Originally posted by blackpanther1967
In layman's terms...
... I think you're very confused. Let me help you out!
Earth's atmosphere, continually in motion, is about 800 km (500 miles) deep which protects it from harmful solar radiation and supports all living
It is made of air which is a mixture of O (21%), N (78%), CO2 (0.037%) and other gases in negligible amounts such as H, the noble gases, and O3. It
also contains water vapor. These gases are densest at the Earth's surface and get less dense with increasing height. Around 90% of the atmosphere by
weight lies in the lowest 15 km (9 miles) above the surface. Statistically, that may not sound very thick, but have you thought about how high 15 km
(9 miles) up really is?
Air pressure is the weight of air resting on a given area of the Earth's surface. Air pressure (also called atmospheric pressure) is greatest at sea
level, where the air is densest. On a mountain peak the air is less dense and the pressure is lower.
Low pressure also occurs when air is warm, expands, gets lighter and rises. High pressure occurs when air gets cold, contracts, becomes heavier
(denser) and sinks (falls). Air flows from regions of high pressure (highs) to low pressure (lows) as it tries to equalize the difference between the
two, known as the pressure gradient. This movement of air is wind. The greater the difference between the high and the low pressure, the greater the
wind speed. The closer the isobars on a weather map are together, the stronger the winds.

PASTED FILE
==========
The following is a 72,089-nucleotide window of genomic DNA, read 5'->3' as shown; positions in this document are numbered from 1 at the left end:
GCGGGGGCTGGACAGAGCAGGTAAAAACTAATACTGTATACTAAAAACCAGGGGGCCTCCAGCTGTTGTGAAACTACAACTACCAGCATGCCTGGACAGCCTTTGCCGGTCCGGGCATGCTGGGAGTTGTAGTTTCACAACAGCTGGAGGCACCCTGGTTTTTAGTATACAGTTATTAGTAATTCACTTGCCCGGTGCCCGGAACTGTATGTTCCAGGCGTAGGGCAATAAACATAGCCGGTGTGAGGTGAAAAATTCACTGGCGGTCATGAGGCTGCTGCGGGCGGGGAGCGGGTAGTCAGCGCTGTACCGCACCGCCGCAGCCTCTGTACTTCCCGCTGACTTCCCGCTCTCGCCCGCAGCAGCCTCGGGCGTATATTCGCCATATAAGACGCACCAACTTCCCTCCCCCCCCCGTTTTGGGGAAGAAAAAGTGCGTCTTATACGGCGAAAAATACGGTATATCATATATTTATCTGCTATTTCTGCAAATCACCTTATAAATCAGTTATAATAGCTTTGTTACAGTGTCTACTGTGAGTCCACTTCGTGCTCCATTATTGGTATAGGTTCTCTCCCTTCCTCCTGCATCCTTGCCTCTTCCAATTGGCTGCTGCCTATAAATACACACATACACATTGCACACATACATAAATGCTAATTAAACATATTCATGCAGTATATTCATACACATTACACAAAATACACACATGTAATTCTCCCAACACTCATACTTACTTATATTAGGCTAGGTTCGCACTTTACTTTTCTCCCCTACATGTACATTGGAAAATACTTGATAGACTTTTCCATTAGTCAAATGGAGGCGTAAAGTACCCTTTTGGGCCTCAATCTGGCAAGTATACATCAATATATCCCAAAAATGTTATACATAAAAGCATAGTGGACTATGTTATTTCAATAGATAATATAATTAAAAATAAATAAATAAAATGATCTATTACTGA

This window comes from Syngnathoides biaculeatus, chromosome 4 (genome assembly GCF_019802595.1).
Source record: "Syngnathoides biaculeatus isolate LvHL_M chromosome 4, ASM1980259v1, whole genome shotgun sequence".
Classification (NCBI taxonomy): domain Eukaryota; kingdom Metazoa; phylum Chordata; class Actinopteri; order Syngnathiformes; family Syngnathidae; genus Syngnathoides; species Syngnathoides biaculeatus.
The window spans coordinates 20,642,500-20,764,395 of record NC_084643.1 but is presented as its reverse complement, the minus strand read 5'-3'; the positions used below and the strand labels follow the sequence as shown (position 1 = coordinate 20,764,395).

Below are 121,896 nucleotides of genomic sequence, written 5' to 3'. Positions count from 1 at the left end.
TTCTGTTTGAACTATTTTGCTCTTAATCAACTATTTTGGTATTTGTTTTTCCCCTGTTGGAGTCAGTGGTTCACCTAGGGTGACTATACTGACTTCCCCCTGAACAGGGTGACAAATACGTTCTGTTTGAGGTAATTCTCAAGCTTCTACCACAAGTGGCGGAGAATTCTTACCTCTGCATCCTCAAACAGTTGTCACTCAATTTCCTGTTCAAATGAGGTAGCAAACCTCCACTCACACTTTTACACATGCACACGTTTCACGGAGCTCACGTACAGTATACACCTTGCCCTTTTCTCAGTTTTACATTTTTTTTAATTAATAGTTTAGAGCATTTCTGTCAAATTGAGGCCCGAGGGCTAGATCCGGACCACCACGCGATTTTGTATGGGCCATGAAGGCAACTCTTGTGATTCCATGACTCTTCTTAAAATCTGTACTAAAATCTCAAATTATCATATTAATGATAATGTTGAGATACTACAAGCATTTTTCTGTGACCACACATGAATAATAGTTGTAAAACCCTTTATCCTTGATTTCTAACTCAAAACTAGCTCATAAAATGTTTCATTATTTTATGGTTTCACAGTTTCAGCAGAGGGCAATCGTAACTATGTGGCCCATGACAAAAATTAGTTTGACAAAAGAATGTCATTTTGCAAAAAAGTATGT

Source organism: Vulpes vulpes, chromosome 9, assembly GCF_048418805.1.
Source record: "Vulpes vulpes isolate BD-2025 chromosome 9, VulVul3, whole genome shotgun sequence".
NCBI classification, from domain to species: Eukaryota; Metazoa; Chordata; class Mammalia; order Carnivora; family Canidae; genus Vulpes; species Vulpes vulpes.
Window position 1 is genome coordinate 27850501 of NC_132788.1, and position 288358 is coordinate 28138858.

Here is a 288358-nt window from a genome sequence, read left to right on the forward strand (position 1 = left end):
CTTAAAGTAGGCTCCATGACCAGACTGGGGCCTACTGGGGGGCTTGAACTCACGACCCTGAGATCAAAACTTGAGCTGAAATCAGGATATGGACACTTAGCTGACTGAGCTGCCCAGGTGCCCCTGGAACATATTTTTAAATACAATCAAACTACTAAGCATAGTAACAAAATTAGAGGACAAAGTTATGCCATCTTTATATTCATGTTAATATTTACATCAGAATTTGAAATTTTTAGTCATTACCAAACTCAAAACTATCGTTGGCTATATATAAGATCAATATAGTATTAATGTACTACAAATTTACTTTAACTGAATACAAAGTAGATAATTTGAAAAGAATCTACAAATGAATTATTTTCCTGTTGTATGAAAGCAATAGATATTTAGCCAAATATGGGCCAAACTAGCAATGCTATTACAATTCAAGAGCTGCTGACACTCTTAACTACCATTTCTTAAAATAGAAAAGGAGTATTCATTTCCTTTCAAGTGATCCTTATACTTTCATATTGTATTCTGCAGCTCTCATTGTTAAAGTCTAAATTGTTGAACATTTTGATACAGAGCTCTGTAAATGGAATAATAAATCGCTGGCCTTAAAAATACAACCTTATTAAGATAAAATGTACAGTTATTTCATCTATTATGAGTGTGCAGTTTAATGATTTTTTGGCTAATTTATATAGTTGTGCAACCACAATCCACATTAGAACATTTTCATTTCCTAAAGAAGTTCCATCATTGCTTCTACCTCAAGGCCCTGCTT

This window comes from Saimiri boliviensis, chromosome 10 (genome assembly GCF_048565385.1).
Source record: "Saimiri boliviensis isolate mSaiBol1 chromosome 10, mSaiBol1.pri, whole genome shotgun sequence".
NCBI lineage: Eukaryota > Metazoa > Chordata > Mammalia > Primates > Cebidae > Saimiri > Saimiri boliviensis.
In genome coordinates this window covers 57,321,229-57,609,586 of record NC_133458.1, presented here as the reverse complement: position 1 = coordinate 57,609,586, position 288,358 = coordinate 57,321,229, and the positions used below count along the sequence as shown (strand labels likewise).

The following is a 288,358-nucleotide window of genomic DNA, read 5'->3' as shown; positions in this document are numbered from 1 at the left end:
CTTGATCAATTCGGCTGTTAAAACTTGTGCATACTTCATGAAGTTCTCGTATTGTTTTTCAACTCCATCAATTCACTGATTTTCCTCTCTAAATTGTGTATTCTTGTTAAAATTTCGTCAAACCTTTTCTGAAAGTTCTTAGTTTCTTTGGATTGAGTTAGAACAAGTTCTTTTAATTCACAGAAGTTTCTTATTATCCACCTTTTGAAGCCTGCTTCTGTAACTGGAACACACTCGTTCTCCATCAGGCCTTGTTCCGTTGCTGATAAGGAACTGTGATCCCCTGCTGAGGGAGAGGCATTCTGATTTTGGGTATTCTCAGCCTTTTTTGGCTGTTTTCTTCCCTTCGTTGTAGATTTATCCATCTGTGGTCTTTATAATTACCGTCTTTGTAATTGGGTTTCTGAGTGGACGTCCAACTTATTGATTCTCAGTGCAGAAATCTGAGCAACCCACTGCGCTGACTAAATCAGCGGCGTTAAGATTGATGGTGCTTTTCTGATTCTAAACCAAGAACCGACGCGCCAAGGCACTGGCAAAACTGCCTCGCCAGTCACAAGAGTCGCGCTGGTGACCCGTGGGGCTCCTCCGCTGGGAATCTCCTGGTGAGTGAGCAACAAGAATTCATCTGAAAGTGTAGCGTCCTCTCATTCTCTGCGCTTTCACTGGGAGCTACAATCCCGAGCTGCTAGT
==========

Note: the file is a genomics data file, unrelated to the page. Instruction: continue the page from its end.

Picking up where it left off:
Keep in mind that all these temperature changes and movement of air does not affect the thickness of the Earth's atmosphere; it merely affects the
temperature and wind patters within
About 70% of the Earth's surface is sea water and the ocean currents have a major influence on climate and weather. Surface currents are produced by
the prevailing winds and follow the same general directions. They play a major role in transferring heat from the tropics to the polar regions. Land
surfaces are poor conductors of heat; their temperature increases rapidly in sunshine and decreases equally quickly at night. The sea is different
with little change of surface temperature from day to night except where it is exceptionally shallow. Because of this, the sea warms up and cools down
more slowly than the land, creating temperature contrasts at different times of year.
On a larger scale the sea acts as a reservoir of heat from the summer, keeping coastal regions milder in the autumn than regions inland. In summer, it
warms up slowly providing cooling sea breezes keeping temperatures near coasts below those inland. On a global scale, temperature contrasts are
responsible for the effect known as continentality. The inland areas of continents tend to have a much greater temperature variation than coastal
areas, where the influence of the sea produces a much smaller variation.
Also, tornadoes and hurricanes are completely natural, and certainly not induced by 'global warming', if it's even real (the jury's still out on
that one). Their occurences in 2004 are no more or less dramatic than in any other year -- especially statistically speaking. Yes, it's been a busy
hurricane season in the U.S., and the last U.S. hurricane season this busy was in 1886. Was that due to 'global warming' too?
In the words of my good friend, who has a B.S. in Geology, "Mother Earth can shake humanity off like a bad cold." This is not to say that local
environments aren't affected by humanity's presence, but globally speaking, Earth has little to fear from human presence. We are every bit at the
mercy of the Earth's climate -- and our ability to affect it, for good or bad, is indeed negligible in the end.
(adapted from www.about.com...
) Well, that should at least get you started in your studies... good luck!
[edit on 9/29/2004 by ThunderCloud]